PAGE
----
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kurtm

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About kurtm

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    Moonsweeper
  • Birthday 06/30/1972

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    Rochester, NY
  1. Class act right there. If/when I come across my old 410 or get another tape player for my Atari, I'll be coming to you.
  2. http://nuxx.net/wiki/SDrive_NUXX#Finding_SIO_Connectors c0nsumer compulsively documents everything, it's nice.
  3. Doesn't work. I have a 9v DC brick that looks almost identical to the 9vAC ones (for an Indus GT). I thought my 800 died at one point because I was using the DC brick.
  4. The fuse is for protection only. They never expected people to replace fuses, it was just included to prevent serious problems in case of failure. Well they sometimes blow-up simply by inserting them into the drive (in case of an 1050 PS) while the drive Power switch is in the ON position. I had one or two blow-up this way. Nowdays I always check to see the drive power switch is in OFF position before inserting the plug. I was mainly pointing out there is still a point to putting a fuse in, even if it's not designed to be user replaceable.
  5. This looks identical to the one I got from monoprice. http://www.monoprice...&seq=1&format=2 Looks like you got quite a deal on yours, it's not often I see something undercutting monoprice. Ouch $96! I didn't want to spend more than $30. At $96 you could almost buy a decent LCD TV. ?!? I had to double check, but it's only $32. Where did you get $96 from?
  6. This looks identical to the one I got from monoprice. http://www.monoprice.com/products/product.asp?c_id=101&cp_id=10114&cs_id=1011407&p_id=4722&seq=1&format=2 Looks like you got quite a deal on yours, it's not often I see something undercutting monoprice.
  7. The fuse is for protection only. They never expected people to replace fuses, it was just included to prevent serious problems in case of failure.
  8. I think he was suggesting it because you can pick up SCSI SCA drives for cheap cheap cheap nowadays. All the enterprise customers are moving away from them so a lot of drives are flooding the market. With the newer firmware for the MIO that Metalguy/Warerat came up with, the MIO is happy with most of such drives. Getting one of those drives will almost certainly be cheaper than getting another of those SCSI->MFM/RLL controllers.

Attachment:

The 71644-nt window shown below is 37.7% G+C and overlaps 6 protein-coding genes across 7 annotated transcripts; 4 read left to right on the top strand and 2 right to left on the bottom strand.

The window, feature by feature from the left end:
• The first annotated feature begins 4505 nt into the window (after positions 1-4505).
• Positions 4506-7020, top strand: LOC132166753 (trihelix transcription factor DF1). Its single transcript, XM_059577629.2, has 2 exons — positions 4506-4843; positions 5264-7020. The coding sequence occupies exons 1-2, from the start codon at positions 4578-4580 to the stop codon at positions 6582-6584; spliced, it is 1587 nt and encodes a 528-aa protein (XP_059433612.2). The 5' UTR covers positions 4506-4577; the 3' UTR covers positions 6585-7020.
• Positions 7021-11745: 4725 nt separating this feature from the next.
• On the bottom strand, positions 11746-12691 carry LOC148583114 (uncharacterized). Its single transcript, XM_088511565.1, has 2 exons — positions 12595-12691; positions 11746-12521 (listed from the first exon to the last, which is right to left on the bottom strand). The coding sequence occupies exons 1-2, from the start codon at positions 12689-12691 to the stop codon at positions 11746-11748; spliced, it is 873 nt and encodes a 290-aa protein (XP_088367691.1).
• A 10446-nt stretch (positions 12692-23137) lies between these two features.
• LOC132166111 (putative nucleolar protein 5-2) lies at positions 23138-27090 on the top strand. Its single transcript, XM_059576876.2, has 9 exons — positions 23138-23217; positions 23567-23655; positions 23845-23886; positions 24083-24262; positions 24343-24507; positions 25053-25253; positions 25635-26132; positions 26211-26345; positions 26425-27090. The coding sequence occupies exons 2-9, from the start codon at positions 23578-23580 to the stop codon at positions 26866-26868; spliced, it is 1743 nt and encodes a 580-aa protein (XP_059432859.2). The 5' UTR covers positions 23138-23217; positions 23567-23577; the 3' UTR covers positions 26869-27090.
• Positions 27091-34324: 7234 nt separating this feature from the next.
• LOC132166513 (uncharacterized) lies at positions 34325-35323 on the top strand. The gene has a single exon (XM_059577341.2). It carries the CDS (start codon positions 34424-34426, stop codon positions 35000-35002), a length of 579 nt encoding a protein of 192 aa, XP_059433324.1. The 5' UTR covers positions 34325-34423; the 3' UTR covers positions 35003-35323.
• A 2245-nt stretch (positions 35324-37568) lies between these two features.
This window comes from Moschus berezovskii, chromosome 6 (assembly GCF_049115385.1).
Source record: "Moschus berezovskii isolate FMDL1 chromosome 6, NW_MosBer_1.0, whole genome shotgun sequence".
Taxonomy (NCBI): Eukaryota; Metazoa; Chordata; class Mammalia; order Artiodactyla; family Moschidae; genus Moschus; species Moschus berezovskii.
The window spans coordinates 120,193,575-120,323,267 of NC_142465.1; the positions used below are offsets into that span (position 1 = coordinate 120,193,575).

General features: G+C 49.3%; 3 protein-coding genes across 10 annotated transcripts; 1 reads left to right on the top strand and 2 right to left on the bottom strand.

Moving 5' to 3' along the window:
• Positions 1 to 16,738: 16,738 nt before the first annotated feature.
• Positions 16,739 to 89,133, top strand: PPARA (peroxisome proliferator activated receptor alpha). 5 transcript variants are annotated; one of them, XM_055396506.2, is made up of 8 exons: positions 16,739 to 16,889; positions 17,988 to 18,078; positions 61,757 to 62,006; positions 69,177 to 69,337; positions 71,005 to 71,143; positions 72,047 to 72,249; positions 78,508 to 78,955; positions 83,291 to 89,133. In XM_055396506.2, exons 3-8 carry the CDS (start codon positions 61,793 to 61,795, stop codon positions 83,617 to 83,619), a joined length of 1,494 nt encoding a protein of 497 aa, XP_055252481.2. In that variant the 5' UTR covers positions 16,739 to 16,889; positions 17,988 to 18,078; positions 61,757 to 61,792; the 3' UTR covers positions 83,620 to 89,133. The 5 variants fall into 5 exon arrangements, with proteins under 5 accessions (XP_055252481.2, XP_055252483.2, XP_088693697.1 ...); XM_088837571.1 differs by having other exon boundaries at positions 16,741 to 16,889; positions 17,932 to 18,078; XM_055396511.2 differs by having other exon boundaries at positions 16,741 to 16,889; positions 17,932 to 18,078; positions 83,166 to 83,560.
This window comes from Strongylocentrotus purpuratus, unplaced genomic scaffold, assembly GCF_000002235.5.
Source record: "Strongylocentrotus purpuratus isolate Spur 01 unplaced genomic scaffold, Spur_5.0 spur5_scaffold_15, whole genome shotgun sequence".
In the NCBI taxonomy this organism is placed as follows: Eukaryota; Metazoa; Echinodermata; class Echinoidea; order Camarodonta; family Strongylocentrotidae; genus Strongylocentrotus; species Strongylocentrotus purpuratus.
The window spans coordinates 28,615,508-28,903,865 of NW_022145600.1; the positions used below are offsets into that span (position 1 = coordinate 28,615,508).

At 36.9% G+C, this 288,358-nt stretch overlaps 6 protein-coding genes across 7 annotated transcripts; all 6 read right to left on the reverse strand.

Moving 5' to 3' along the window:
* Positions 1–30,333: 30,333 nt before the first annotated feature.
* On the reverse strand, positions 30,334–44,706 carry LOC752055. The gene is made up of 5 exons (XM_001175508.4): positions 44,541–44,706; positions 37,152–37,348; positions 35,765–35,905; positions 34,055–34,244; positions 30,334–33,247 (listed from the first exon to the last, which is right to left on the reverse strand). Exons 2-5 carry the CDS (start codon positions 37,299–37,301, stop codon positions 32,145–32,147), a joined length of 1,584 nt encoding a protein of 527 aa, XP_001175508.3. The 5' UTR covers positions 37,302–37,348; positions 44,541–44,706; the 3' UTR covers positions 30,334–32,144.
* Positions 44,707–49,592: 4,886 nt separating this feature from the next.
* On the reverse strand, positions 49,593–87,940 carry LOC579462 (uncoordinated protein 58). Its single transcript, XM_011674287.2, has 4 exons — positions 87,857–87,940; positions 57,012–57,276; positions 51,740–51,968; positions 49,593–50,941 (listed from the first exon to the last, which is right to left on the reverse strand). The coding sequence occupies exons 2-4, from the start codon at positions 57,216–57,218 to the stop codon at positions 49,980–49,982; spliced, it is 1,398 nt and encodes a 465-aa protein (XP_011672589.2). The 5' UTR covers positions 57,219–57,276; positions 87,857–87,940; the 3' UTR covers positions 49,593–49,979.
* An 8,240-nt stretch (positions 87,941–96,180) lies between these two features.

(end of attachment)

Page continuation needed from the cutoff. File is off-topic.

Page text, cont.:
9. That is quite unfortunate. I'm pretty sure that image had a large fan base
  10. (Putting on my sysadmin hat) Check the permissions on the serial device. Your user may not belong to the group that can open it. Looks like your user may need to be in the dialout group to use it.
  11. ...Good point, but it is checked (both on the Scopemeter, as well as firing up my 800XL, with absolutely no hesitation or problem). Thx. Yeah, just wanted to check. Initially your new profile photo made me miss that it was you asking. But then I figured we all overlook the simple things sometimes
  12. I don't see any power supply check there. You sure this is a good power supply?
  13. Just to be sure, you are using a 9v *AC* power brick, yes? I only ask because I have 9v DC power bricks around, and if I try one of those on a 1050, it does exactly what you describe. The regulators can still supply 5 volts from the DC, but without AC, cannot supply the 12v the drive needs.
  14. Minor correction: designed, manufactured and made a REAL, SOLID product, infinitely better than any shacko-SDdrive units I have seen so far. I wasn't arguing with you. I worked with c0nsumer while he was designing the whole project. I've got a prototype, sans case, kicking around at home. Completely agree here... but there is evidence on this thread of the OPPOSITE. Where's the evidence? I only see you trying your SDrive. The only "works for me" response was with an SIO2SD.
  15. They might even be the same mechanism, but with the stop keeping the latch from going any further a little out of adjustment. Unless you see any problems, I wouldn't worry about it. Theoretically, if it went too far, the pressure holding the disk could start lessening again as the latch turned, but a few degrees shouldn't hit that point.
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